The New York State Department of Health is looking into 34 cases involving patients, ages 15 to 46 years old, who used cannabis vape products. Officials said they found high levels of vitamin E acetate in nearly all of the samples they investigated.
"Vitamin E acetate is a commonly available nutritional supplement that is not known to cause harm when ingested as a vitamin supplement or applied to the skin," the department said in a statement earlier this week. "However, the Department continues to investigate its health effects when inhaled because its oil-like properties could be associated with the observed symptoms."
Speaking at Saturday's New York City Labor Day Parade, the governor told reporters, "There's an investigation ongoing. Nobody knows exactly what it is. There's some suggestion that it's linked to vitamin E, et cetera. But our health guidance is no one should use vaping products, period, until we know what it is."
Health Commissioner Dr. Howard Zucker followed up with a statement, which read, "Heeding the warnings from CDC and at the direction of Governor Cuomo, today I am urging New Yorkers to stop using vape products while the investigation into the definitive cause of reported vaping-associated illnesses nationwide can be better determined. The Wadsworth Center, New York State's public health laboratory, is diligently testing both cannabis and nicotine-containing vape products received from people experiencing serious lung-related illnesses."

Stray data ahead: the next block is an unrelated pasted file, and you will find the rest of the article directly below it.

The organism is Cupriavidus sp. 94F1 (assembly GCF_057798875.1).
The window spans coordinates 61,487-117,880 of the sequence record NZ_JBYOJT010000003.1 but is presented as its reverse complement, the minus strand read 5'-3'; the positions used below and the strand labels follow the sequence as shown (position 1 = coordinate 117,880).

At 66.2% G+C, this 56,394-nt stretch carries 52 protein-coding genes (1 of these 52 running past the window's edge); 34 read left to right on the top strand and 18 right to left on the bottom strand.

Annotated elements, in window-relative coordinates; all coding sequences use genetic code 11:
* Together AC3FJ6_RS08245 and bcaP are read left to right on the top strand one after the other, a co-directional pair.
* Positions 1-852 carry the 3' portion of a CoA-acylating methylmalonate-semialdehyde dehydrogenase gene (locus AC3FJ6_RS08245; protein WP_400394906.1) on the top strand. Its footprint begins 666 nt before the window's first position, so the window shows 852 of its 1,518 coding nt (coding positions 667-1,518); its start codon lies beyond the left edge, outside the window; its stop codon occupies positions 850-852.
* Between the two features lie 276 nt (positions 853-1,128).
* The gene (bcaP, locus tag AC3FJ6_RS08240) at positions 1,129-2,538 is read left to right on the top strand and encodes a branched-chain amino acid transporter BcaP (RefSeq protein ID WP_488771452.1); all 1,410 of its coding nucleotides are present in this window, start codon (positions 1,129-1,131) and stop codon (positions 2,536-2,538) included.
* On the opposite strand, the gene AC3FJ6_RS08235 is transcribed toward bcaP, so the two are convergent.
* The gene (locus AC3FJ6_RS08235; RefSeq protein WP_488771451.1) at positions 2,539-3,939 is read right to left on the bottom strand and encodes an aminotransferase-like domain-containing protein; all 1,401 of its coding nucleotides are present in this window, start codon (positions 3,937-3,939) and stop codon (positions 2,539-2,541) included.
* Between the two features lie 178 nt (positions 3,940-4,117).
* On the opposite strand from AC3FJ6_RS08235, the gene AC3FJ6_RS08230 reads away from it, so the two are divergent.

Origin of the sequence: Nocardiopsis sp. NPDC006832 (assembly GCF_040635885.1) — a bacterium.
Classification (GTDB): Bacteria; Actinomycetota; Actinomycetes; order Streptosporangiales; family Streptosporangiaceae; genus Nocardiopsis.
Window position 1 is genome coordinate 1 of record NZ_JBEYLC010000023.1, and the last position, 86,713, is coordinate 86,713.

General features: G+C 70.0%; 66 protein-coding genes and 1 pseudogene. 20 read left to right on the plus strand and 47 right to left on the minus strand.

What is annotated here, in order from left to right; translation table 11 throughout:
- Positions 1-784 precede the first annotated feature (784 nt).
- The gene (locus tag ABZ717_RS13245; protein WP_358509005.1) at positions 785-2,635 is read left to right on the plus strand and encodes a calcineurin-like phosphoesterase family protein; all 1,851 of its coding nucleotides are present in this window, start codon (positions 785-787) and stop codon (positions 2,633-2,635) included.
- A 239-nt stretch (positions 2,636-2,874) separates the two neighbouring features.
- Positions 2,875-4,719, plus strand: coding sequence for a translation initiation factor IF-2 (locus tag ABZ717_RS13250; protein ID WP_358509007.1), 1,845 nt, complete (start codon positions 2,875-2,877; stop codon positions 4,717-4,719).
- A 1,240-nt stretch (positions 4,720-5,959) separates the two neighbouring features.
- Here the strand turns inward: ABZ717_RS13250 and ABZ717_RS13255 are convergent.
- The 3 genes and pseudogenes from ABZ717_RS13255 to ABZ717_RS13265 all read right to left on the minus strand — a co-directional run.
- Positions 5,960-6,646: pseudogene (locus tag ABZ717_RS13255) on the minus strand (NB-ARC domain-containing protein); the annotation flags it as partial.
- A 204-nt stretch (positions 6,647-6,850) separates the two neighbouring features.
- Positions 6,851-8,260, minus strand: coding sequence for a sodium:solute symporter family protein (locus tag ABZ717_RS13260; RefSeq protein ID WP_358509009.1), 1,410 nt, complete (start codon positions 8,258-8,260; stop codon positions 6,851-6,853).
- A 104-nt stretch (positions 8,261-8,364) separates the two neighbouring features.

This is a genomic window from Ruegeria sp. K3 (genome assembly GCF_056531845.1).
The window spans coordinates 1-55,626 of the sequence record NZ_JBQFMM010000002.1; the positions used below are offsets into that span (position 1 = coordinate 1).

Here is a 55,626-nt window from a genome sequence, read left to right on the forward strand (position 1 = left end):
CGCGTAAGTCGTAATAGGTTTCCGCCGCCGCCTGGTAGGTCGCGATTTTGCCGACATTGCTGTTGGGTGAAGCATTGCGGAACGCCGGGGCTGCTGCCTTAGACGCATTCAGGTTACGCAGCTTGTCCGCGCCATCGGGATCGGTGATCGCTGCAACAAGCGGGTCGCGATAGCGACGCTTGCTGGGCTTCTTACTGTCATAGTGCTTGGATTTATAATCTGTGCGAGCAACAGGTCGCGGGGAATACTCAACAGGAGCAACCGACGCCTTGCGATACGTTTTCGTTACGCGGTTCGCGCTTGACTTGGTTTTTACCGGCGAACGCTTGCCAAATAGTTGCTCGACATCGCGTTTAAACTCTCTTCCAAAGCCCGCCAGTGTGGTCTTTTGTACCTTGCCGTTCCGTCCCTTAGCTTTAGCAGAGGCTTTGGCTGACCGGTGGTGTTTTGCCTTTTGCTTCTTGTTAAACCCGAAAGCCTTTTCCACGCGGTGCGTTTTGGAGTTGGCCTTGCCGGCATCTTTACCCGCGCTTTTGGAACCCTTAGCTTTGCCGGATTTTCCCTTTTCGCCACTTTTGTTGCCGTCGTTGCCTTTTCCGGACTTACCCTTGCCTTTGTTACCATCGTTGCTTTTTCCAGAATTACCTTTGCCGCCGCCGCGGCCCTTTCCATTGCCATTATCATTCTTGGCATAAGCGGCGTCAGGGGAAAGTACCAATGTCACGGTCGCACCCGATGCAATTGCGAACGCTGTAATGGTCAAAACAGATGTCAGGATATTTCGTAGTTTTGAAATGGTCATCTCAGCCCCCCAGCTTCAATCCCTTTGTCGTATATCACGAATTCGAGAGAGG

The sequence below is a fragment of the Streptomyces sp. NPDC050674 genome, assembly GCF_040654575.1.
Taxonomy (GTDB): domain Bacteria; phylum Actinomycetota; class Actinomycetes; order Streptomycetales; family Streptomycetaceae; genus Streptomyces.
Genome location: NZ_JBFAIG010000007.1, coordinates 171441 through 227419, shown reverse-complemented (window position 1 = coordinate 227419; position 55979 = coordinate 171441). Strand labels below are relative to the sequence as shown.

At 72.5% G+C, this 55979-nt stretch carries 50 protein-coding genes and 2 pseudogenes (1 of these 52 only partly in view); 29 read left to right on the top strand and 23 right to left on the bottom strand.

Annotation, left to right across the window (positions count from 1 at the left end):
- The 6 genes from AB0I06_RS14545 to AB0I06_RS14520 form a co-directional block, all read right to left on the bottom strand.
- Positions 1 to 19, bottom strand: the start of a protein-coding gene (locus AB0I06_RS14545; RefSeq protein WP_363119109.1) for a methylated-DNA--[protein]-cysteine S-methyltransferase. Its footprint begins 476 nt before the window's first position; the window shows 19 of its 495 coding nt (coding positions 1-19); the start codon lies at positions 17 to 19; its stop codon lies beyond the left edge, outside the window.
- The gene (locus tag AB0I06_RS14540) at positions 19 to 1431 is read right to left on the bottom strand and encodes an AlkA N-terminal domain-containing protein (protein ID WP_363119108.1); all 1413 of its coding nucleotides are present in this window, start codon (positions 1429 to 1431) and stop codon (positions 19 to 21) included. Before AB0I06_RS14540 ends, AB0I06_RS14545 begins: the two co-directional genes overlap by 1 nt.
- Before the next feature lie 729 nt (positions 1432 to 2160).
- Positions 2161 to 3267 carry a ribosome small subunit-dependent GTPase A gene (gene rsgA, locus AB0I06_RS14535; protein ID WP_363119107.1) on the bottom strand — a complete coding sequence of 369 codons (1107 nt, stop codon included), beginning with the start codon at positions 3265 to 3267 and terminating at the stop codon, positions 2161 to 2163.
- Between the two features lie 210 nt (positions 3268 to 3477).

More guidance is expected in the coming days.
Web Extra: Watch Gov. Cuomo Talk About Vaping At NYC Labor Day Parade
"The CDC is playing politics with peoples' health by not issuing clear and specific warnings about avoiding vaping illegal marijuana oil products, as several state health departments have done. Every day it is becoming more clear that these illnesses and deaths are being caused by THC-containing street vapes, not store-bought nicotine vaping products, yet the CDC is still doubling down on creating anti-vaping hysteria," American Vaping Association President Gregory Conley said in a statement Friday. "Adult smokers should not be scared off from using store-bought nicotine vaping products to quit smoking."
Health officials warn of pulmonary symptoms, including cough, shortness of breath and chest pain, as well as gastrointestinal symptoms, including nausea, vomiting and diarrhea, along with fatigue, fever, headache and weight loss. Any vape users who experience those symptoms are urged to contact their doctor immediately.
Click here to read more about the CDC's investigation.
(© Copyright 2019 CBS Broadcasting Inc. All Rights Reserved. The Associated Press contributed to this report.)
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